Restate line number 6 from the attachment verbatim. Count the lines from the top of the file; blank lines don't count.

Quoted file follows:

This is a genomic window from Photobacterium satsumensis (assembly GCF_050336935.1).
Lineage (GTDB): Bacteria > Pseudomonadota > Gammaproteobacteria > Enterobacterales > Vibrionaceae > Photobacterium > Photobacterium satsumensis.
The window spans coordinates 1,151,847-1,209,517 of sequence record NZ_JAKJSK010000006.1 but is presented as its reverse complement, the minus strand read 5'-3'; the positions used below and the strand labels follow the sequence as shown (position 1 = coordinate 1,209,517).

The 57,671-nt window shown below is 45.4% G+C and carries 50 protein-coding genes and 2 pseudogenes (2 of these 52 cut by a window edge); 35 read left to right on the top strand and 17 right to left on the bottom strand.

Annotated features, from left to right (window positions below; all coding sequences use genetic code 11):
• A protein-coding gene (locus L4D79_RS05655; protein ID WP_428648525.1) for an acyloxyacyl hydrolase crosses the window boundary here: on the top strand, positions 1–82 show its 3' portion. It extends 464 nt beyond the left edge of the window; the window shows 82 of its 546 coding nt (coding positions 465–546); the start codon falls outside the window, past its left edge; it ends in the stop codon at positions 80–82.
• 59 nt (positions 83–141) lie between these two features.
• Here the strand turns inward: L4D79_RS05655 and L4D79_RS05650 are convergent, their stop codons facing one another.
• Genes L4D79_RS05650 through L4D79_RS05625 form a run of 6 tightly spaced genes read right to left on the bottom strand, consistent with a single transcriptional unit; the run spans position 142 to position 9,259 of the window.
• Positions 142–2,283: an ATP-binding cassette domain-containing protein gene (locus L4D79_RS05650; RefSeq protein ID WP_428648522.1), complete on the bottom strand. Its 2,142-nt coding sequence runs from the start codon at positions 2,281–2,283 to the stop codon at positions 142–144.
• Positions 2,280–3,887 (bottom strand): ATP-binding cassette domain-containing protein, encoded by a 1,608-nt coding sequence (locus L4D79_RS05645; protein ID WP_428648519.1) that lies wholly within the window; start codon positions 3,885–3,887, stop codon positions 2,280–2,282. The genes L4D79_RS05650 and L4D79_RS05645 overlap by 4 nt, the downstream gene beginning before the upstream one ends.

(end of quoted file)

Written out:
• A protein-coding gene (locus L4D79_RS05655; protein ID WP_428648525.1) for an acyloxyacyl hydrolase crosses the window boundary here: on the top strand, positions 1–82 show its 3' portion. It extends 464 nt beyond the left edge of the window; the window shows 82 of its 546 coding nt (coding positions 465–546); the start codon falls outside the window, past its left edge; it ends in the stop codon at positions 80–82.